Verse > Anthologies > Harvard Classics > English Poetry III: From Tennyson to Whitman
  PREVIOUS NEXT  
CONTENTS · BOOK CONTENTS · BIBLIOGRAPHIC RECORD
   English Poetry III: From Tennyson to Whitman.
The Harvard Classics.  1909–14.
 
793. Randolph of Roanoke
 
John Greenleaf Whittier (1807–1892)
 
 
O MOTHER EARTH! upon thy lap
  Thy weary ones receiving,
And o’er them, silent as a dream,
  Thy grassy mantle weaving,
Fold softly in thy long embrace        5
  That heart so worn and broken,
And cool its pulse of fire beneath
  Thy shadows old and oaken.
 
Shut out from him the bitter word
  And serpent hiss of scorning;        10
Nor let the storms of yesterday
  Disturb his quiet morning.
Breathe over him forgetfulness
  Of all save deeds of kindness,
And, save to smiles of grateful eyes,        15
  Press down his lids in blindness.
 
There, where with living ear and eye
  He heard Potomac’s flowing,
And, through his tall ancestral trees,
  Saw autumn’s sunset glowing,        20
He sleeps, still looking to the west,
  Beneath the dark wood shadow,
As if he still would see the sun
  Sink down on wave and meadow.
 
Bard, Sage, and Tribune! in himself        25
  All moods of mind contrasting,—
The tenderest wail of human woe,
  The scorn like lightning blasting;
The pathos which from rival eyes
  Unwilling tears could summon,        30
The stinging taunt, the fiery burst
  Of hatred scarcely human!
 
Mirth, sparkling like a diamond shower,
  From lips of life-long sadness;
Clear picturings of majestic thought        35
  Upon a ground of madness;
And over all Romance and Song
  A classic beauty throwing,
And laurelled Clio at his side
  Her storied pages showing.        40
 
All parties feared him: each in turn
  Beheld its schemes disjointed,
As right or left his fatal glance
  And spectral finger pointed.
Sworn foe of Cant, he smote it down        45
  With trenchant wit unsparing,
And, mocking, rent with ruthless hand
  The robe Pretence was wearing.
 
Too honest or too proud to feign
  A love he never cherished,        50
Beyond Virginia’s border line
  His patriotism perished.
While others hailed in distant skies
  Our eagle’s dusky pinion,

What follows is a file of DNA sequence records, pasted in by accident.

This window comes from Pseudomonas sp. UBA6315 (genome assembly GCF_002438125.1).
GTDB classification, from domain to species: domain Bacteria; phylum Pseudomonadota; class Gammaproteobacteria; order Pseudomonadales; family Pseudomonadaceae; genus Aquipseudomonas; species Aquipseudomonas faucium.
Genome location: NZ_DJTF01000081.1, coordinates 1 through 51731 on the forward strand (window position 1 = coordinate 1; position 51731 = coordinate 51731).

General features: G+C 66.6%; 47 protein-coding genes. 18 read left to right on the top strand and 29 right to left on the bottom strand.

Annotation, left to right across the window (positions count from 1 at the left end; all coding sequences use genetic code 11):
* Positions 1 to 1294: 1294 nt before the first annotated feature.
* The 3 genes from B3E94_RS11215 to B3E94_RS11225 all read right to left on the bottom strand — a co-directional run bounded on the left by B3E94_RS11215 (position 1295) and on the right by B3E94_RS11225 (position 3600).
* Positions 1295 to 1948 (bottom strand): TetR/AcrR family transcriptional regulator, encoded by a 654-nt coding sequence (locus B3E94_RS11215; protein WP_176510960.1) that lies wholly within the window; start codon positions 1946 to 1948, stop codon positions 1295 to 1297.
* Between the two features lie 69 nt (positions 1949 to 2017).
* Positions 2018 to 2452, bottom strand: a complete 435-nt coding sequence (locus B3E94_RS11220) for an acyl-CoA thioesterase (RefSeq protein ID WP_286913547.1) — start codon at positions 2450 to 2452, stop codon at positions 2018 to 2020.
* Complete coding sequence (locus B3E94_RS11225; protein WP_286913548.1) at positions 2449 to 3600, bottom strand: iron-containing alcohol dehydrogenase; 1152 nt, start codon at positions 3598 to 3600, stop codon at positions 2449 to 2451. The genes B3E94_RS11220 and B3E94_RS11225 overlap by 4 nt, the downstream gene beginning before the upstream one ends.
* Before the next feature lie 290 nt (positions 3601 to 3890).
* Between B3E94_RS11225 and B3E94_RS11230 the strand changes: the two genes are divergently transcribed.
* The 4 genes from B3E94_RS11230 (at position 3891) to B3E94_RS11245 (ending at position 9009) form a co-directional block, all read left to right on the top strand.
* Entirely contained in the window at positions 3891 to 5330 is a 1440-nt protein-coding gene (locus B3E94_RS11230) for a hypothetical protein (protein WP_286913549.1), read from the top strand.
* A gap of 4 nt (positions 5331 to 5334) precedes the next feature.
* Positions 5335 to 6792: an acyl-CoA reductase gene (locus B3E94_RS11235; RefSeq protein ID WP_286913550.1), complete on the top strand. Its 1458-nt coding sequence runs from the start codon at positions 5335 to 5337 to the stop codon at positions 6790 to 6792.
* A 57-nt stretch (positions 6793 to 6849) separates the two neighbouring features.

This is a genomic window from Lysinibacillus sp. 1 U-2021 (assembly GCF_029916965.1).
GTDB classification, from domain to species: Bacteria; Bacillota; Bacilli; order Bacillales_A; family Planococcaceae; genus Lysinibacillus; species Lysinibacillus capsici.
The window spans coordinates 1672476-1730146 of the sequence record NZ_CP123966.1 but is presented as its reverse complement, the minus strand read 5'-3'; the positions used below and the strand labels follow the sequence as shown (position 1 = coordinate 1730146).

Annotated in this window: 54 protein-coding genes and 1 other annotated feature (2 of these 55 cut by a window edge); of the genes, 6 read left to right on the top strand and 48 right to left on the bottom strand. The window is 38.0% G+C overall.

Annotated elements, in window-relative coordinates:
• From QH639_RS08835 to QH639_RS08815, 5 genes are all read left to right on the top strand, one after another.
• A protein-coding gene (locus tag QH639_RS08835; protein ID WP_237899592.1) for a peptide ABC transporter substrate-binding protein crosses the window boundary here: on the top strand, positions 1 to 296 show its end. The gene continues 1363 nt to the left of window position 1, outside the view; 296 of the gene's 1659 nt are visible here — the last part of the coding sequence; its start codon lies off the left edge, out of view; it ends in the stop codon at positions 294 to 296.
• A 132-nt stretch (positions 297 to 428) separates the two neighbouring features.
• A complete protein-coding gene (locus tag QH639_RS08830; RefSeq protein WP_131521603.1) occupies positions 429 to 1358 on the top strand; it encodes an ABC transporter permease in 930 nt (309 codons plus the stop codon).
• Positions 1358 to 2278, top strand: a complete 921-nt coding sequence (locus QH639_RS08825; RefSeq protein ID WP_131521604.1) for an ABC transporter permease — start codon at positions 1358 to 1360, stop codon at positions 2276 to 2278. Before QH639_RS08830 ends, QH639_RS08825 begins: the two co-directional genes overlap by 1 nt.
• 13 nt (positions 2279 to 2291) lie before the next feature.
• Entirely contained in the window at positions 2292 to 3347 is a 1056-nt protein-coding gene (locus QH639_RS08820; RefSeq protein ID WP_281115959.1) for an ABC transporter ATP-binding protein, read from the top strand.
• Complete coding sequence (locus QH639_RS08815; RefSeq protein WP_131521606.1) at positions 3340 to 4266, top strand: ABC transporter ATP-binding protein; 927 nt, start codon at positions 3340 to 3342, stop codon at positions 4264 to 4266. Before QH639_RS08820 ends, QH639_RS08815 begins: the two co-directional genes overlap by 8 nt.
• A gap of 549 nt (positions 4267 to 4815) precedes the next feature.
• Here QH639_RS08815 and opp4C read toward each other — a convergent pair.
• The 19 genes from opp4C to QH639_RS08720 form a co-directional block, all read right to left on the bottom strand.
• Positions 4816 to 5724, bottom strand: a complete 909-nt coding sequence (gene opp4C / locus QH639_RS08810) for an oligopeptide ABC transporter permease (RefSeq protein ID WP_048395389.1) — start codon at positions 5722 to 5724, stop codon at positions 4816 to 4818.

He only saw the mountain bird        55
  Stoop o’er his Old Dominion!
 
Still through each change of fortune strange
  Racked nerve, and brain all burning,
His loving faith in Mother-land
  Knew never shade of turning;        60
By Britain’s lakes, by Neva’s tide,
  Whatever sky was o’er him,
He heard her rivers’ rushing sound,
  Her blue peaks rose before him.
 
He held his slaves, yet made withal        65
  No false and vain pretences,
Nor paid a lying priest to seek
  For Scriptural defences.
His harshest words of proud rebuke,
  His bitterest taunt and scorning,        70
Fell fire-like on the Northern brow
  That bent to him in fawning.
 
He held his slaves; yet kept the while
  His reverence for the Human;
In the dark vassals of his will        75
  He saw but Man and Woman!
No hunter of God’s outraged poor
  His Roanoke valley entered;
No trader in the souls of men
  Across his threshold ventured.        80
 
And when the old and wearied man
  Lay down for his last sleeping,
And at his side, a slave no more,
  His brother-man stood weeping,
His latest thought, his latest breath,        85
  To Freedom’s duty giving,
With failing tongue and trembling hand
  The dying blest the living.
 
Oh, never bore his ancient State
  A truer son or braver!        90
None trampling with a calmer scorn
  On foreign hate or favor.
He knew her faults, yet never stooped
  His proud and manly feeling
To poor excuses of the wrong        95
  Or meanness of concealing.
 
But none beheld with clearer eye
  The plague-spot o’er her spreading,
None heard more sure the steps of Doom
  Along her future treading.        100
For her as for himself he spake,
  When, his gaunt frame upbracing,
He traced with dying hand ‘Remorse!’
  And perished in the tracing.
 
As from the grave where Henry sleeps,        105
  From Vernon’s weeping willow,
And from the grassy pall which hides
  The Sage of Monticello,
So from the leaf-strewn burial-stone
  Of Randolph’s lowly dwelling,        110
Virginia! o’er thy land of slaves
  A warning voice is swelling!
 
And hark! from thy deserted fields
  Are sadder warnings spoken,
From quenched hearths, where thy exiled sons        115
  Their household gods have broken.
The curse is on thee,—wolves for men,
  And briers for corn-sheaves giving!
Oh, more than all thy dead renown
  Were now one hero living!        120
 

CONTENTS · BOOK CONTENTS · BIBLIOGRAPHIC RECORD
  PREVIOUS NEXT  
 
Loading
Click here to shop the Bartleby Bookstore.

Shakespeare · Bible · Strunk · Anatomy · Nonfiction · Quotations · Reference · Fiction · Poetry
© 1993–2014 Bartleby.com · [Top 150] · Subjects · Titles · Authors